We’ve already seen Bjørn Marrot, a man unused to throwing his weight around, trying to do so with little effect. Now, perhaps fired up by being the personal subject of one of Laugesen’s tricks, it’s Gudme’s turn to try to be the hard man. He goes head to head on TV against the former Labour leader and gives a calamitous performance. Birgitte sacks him. Execution!

It’s perhaps inevitable that Birgitte will be forced into hiring Kasper. Although Bent and Philip have both argued in his favour, she personally believes Kasper to be amoral and therefore his appointment signifies some kind of sell out. So here is the first chink in Birgitte’s idealistic armour. And it’s almost inevitable, too, from what we’ve already seen, that once Kasper swaggers into the Statsminister’s suite, Birgitte will prevail. Luckily for the viewer’s intelligence, although his analysis of the Parly/Laugesen relationship proves to be correct (to the surprise of Bent who on basis of the previous episode should be able to pick up these things), it isn’t Kasper who brings home the deal. Instead, it is Birgitte who remembers a remark made by the former Statsminister and, despite the protests of Bent, whose encyclopaedic knowledge can be as much a cage as an asset, thinks laterally again and cuts a deal with Yvonne and the New Right. Mind you, Birgitte is far more comfortable than Bent with the idea of working with the right.

If we’re not careful, we’ll get to the stage where each episode poses a difficult problem, which is solved at the last minute because someone remembered a clue from a previous scene. You could argue that this formula shows the triumph of Birgitte’s emotional intelligence over the standard political posturing of traditional politicians, but Kasper’s re-emergence on the team also shows the need for balance.

Now Kasper is working for Birgitte again there is the chance for him to be the cynical link between the idealistic prime minister and the idealistic journalist. This programme also likes us to consider the contrasts between rhetoric and fact, appearance and reality, and between the political and personal. The sad final scene sews all these threads together and shows Kasper at his most tender. But for Birgitte a glass of champagne signifies her first triumph.

The first family

Birgitte spots a man collapsed on the street, and we can see that her first instinct is to stop and help. She is now driven to work.

It might just be me but didn’t useless spin doctor Tore Gudme look a little like Philip?

Is it beginning to get tough for the first family? Birgitte’s delighted to see Philip and the kids but has forgotten Christmas shopping – and is called away almost immediately.

Philip’s had enough of the security men but is still trying to keep things together. He manages to keep Father Christmas alive for Magnus for one more year.

Katrine and Kasper

Katrine and Kasper haven’t seen each other for two months.

Katrine tells Kasper she wants Ole’s baby – their baby. It’s the last link to the man she loved. The flashbacks seem to remind her of the clash between the secrecy surrounding her affair and the pregnancy and the openness and honesty she wanted from Kasper. Her memories of Ole and her still unsated grief cause her to reject the advice both of Kasper and her mother. The lie she tells about the father at the ultrasound appointment is, she realises, just one in a series of lies that she will be forced to tell. It is only when she meets Ole’s family at his graveside (just after replacing their flowers with her own? An act of territorial possession, surely?) and is chased away by his widow – who knows, but doesn’t want to know, about his infidelities – that she realises that claiming Ole isn’t a realistic option.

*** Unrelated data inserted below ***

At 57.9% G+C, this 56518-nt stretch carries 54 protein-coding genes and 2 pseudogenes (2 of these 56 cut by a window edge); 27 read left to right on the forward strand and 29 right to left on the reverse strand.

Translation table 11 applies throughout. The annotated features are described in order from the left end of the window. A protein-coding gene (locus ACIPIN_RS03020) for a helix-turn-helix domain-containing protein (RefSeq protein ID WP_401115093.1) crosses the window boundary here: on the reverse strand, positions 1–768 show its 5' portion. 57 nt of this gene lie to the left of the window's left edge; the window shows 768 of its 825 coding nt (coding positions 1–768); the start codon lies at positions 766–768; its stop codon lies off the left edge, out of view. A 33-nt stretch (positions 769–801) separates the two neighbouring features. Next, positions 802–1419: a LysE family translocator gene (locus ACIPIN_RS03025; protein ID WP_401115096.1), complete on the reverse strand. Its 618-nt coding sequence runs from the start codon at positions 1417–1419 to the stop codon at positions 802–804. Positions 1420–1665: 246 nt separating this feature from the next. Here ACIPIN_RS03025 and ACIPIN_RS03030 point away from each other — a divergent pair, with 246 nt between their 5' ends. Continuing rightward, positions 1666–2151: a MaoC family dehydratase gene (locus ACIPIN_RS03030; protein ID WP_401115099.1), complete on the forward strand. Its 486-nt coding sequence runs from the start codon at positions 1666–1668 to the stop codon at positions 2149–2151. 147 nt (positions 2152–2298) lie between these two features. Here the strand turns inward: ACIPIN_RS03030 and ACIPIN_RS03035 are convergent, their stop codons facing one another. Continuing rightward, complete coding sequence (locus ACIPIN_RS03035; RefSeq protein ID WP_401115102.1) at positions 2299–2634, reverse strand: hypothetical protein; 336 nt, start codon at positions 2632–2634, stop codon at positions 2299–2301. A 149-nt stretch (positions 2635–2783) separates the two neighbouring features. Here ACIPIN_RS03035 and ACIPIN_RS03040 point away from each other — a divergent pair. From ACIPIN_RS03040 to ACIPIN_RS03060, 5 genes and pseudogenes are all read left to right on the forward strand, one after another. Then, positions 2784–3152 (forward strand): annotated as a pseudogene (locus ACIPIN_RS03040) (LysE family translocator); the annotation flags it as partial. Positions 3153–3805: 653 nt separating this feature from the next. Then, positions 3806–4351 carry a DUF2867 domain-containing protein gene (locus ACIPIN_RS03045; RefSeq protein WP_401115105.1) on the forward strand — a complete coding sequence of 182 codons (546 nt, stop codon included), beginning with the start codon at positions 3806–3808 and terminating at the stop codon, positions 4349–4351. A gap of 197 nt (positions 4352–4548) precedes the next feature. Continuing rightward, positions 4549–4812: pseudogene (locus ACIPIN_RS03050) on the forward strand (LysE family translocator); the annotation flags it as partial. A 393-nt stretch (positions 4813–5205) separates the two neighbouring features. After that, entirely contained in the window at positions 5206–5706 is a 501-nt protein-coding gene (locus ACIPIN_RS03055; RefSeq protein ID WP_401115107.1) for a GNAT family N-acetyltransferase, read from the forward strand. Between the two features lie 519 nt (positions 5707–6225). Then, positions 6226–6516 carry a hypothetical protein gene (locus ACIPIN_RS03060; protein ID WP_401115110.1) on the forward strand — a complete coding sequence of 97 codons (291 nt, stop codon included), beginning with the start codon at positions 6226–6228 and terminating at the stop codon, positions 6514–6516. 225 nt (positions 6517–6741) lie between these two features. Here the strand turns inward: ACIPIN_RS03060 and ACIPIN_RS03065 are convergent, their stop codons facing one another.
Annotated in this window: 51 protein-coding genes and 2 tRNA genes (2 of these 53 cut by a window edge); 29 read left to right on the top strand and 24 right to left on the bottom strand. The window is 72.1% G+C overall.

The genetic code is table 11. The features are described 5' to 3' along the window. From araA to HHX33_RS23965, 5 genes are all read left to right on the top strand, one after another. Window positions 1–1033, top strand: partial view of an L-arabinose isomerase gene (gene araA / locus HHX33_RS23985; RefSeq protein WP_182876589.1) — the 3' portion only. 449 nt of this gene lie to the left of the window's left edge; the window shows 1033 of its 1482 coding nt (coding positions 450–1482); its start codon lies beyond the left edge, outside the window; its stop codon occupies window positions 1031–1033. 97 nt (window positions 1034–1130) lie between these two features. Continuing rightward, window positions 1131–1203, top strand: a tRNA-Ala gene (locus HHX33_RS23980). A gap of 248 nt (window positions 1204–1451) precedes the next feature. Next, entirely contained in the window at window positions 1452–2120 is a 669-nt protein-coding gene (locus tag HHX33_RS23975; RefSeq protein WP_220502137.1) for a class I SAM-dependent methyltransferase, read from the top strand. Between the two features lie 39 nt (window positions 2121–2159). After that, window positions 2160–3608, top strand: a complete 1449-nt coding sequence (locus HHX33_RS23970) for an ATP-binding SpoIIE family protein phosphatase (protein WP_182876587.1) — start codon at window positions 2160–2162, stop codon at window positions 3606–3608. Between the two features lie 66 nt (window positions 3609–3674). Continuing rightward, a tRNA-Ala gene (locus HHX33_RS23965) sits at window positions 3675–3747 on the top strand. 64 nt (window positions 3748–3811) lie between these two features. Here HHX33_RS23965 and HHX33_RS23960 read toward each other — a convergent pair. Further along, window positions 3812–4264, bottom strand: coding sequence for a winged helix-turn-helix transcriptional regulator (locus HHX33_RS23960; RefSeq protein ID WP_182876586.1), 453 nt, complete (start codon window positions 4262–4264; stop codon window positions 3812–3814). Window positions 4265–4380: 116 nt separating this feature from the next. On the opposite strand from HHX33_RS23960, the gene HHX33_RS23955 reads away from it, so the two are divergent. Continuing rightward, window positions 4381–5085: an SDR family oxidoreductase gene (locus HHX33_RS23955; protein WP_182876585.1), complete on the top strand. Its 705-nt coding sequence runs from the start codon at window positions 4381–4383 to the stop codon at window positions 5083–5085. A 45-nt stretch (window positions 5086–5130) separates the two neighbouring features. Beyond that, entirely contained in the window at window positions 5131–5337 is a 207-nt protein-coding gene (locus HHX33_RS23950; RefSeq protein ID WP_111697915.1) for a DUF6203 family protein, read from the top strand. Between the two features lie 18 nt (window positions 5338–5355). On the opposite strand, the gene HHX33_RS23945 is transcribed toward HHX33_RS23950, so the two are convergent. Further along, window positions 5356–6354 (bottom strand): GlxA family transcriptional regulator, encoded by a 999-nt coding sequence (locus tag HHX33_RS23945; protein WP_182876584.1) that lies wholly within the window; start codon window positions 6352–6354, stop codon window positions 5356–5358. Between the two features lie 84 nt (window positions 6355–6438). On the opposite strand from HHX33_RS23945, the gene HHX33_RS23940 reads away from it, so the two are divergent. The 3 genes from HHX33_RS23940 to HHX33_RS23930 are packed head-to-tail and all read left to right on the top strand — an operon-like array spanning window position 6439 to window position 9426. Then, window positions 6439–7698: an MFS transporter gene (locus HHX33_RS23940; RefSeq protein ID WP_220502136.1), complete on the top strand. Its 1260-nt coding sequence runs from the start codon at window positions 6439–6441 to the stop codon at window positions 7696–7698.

In the flashbacks, Katrine does some investigative work on her own – checking Kasper’s tall tales about his family: they don’t add up. And she dumps him when she decides she can no longer believe his stories about his family.

He, meanwhile, is too proud to spend Christmas with her family (or to drop his obsessive secrecy), and the phone call he makes from the snooker hall shows the gulf between their family circumstances. Yet the ‘emotional crap’ New Year speech he writes is really a love letter to Katrine. He’s clearly besotted and unable to do anything but admire from afar. There’s obviously more to come about these two.

Other characters

Sanne may be a hopeless PA (is she here for comic effect?) but is great with Laura and Magnus (and realises when Birgitte and Philip need to speak).

Hanne Holm is now at Ekspres but turns up on TV1, despite Torben’s animosity.

Danish delights

Christmas markets

Best. Lampshade. Ever. in Brigitte’s office

‘15 minutes of fame’ seems to be Danish for ‘15 minutes of fame’

Both Hesselboe and Gudme fear that Denmark will turn into Italy if a budget settlement can’t be reached.

When Birgitte met Bartlet

The political stories in this episode are all based firmly in West Wing territory. And though I am not sure that Kasper’s character is really that close to Josh’s, they do certainly overlap here as Kasper enters government service with a bang, providing analysis and tactics. Bent knows how to get things done (he brokers a deal on the motorway) but it’s Kasper who understands that this won’t be enough. There are some parallels with the episode Shutdown where a previously out-of-favour Josh brings the answers to a very tricky budget negotiation.

Birgitte’s remark, ‘There’s a press conference in half an hour. I suggest you attend,’ is very similar to words used by Leo McGarry in Two Cathedrals.

Birgitte and Philip are beginning to find that the commitments of office make family life difficult. Most White House relationships are doomed – but Matt and Helen Santos seem to make a reasonable transition: perhaps Philip and Birgitte will go through a similar story arc.

What do you think? Leave a comment and check out our other Borgen coverage.